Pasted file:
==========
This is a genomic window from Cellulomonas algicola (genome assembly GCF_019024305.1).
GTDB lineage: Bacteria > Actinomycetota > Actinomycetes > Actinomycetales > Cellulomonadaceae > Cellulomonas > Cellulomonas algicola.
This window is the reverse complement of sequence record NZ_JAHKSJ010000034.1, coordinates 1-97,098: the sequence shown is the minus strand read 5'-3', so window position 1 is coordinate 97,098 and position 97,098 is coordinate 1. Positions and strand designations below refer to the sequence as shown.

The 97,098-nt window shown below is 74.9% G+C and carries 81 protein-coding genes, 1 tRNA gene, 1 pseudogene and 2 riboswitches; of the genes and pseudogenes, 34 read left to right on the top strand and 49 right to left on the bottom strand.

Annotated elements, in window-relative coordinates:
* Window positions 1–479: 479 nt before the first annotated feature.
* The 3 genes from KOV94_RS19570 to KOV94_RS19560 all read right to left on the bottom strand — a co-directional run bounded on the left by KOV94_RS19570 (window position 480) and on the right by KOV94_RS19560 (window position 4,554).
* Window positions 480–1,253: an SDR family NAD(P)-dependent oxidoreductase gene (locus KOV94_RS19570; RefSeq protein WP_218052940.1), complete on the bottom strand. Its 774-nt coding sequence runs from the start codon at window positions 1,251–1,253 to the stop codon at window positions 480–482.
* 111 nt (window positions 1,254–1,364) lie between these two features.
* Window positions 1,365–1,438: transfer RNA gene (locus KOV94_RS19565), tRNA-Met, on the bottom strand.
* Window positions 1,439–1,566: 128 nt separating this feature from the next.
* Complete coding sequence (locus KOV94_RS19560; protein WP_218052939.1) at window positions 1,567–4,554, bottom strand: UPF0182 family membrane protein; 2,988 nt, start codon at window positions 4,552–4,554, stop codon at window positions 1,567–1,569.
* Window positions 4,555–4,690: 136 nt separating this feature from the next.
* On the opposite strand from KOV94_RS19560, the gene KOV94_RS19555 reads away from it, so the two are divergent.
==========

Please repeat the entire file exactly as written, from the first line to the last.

This is a genomic window from Cellulomonas algicola (genome assembly GCF_019024305.1).
GTDB lineage: Bacteria > Actinomycetota > Actinomycetes > Actinomycetales > Cellulomonadaceae > Cellulomonas > Cellulomonas algicola.
This window is the reverse complement of sequence record NZ_JAHKSJ010000034.1, coordinates 1-97,098: the sequence shown is the minus strand read 5'-3', so window position 1 is coordinate 97,098 and position 97,098 is coordinate 1. Positions and strand designations below refer to the sequence as shown.

The 97,098-nt window shown below is 74.9% G+C and carries 81 protein-coding genes, 1 tRNA gene, 1 pseudogene and 2 riboswitches; of the genes and pseudogenes, 34 read left to right on the top strand and 49 right to left on the bottom strand.

Annotated elements, in window-relative coordinates:
* Window positions 1–479: 479 nt before the first annotated feature.
* The 3 genes from KOV94_RS19570 to KOV94_RS19560 all read right to left on the bottom strand — a co-directional run bounded on the left by KOV94_RS19570 (window position 480) and on the right by KOV94_RS19560 (window position 4,554).
* Window positions 480–1,253: an SDR family NAD(P)-dependent oxidoreductase gene (locus KOV94_RS19570; RefSeq protein WP_218052940.1), complete on the bottom strand. Its 774-nt coding sequence runs from the start codon at window positions 1,251–1,253 to the stop codon at window positions 480–482.
* 111 nt (window positions 1,254–1,364) lie between these two features.
* Window positions 1,365–1,438: transfer RNA gene (locus KOV94_RS19565), tRNA-Met, on the bottom strand.
* Window positions 1,439–1,566: 128 nt separating this feature from the next.
* Complete coding sequence (locus KOV94_RS19560; protein WP_218052939.1) at window positions 1,567–4,554, bottom strand: UPF0182 family membrane protein; 2,988 nt, start codon at window positions 4,552–4,554, stop codon at window positions 1,567–1,569.
* Window positions 4,555–4,690: 136 nt separating this feature from the next.
* On the opposite strand from KOV94_RS19560, the gene KOV94_RS19555 reads away from it, so the two are divergent.